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Recipes

Tamar Adler’s Alligator Pear Salad

What is an alligator pear? Something familiar by a foreign name.

It lived an abused if tolerable life, until one bright morning under the Nixon administration when it awoke to learn it would no longer be harassed with salads of chicken or lobster or anything. It would be left to stand on its own. It would one day be called . . . avocado.

I am happy for the dignifying. But it remains as true now as it ever was that if a ripe avocado is filled with a culinary echo of the bridal refrain of something old, something new . . . of something rich, something acid, something salty, something crisp, it is a small, correct opulence.

1 ripe avocado

1⁄4 teaspoon kosher salt, plus to taste

3 tablespoons finely chopped red onion

juice of 1⁄2 lemon

1 (4-ounce) can olive oil–packed tuna, with its oil

4 teaspoons roughly chopped toasted salted almonds

2 tablespoons roughly chopped fresh parsley

2 tablespoons very good olive oil

freshly ground black pepper

Halve the avocado lengthwise. Remove the pit and scoop out a very small amount of the flesh from the center of each half, leaving most of it attached to the avocado skin and reserving whatever you scoop out.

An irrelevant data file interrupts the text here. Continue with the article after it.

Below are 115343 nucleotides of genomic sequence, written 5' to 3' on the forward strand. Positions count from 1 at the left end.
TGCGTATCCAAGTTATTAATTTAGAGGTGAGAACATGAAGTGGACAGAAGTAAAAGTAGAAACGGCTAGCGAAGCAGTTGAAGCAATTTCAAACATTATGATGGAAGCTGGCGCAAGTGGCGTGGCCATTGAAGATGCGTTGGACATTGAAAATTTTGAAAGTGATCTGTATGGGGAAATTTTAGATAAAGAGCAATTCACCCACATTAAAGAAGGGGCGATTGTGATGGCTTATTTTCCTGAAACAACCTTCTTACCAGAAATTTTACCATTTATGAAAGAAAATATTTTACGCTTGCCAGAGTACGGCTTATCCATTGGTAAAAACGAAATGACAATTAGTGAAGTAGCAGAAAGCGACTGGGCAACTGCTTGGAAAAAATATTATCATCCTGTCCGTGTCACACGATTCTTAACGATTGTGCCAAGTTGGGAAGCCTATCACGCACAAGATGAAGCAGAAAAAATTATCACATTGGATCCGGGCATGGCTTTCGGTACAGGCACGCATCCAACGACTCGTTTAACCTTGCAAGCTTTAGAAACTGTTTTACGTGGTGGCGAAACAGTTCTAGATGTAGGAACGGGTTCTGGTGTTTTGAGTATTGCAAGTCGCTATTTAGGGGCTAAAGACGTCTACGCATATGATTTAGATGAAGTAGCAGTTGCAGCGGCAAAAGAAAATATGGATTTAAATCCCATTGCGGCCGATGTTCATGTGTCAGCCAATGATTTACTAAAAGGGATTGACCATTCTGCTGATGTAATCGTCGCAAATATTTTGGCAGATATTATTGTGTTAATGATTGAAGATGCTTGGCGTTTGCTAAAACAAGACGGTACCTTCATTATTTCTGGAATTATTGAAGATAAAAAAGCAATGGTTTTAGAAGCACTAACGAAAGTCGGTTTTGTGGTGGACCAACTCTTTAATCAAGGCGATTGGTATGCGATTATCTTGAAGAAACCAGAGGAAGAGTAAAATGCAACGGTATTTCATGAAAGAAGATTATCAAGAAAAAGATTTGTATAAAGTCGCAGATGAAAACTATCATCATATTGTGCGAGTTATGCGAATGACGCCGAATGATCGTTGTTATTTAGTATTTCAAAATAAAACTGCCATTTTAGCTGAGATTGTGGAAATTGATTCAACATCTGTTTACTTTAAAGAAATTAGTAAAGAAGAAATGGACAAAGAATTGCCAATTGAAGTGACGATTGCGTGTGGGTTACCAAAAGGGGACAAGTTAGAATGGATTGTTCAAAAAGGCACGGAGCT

Lightly salt the inside of the avocado. Soak the onion in the lemon juice with the 1⁄4 teaspoon salt for 10 to 15 minutes. Add the avocado you’ve scooped, the tuna, almonds, parsley, olive oil, lots of black pepper, and more salt to taste. Mix it lightly to combine, leaving large chunks of the tuna and avocado. Fill the avocado halves with the mixture, mounding it up slightly. Save any extra for a sandwich.

This seemly dish is a small meal on its own (especially if you eat both halves, as I sometimes do). It is also a wonderful preamble to a second salad—a new practice that would have once been scorned— of freshly boiled tiny green beans and tomatoes with buttermilk or Green Goddess dressing, or Waldorf salad in pieces, or any unnamed combination of good vegetables, cooked or resolutely not, but only seasoned with salt and vinaigrette, as you like.

Excerpted from Something Old, Something New by Tamar Adler.

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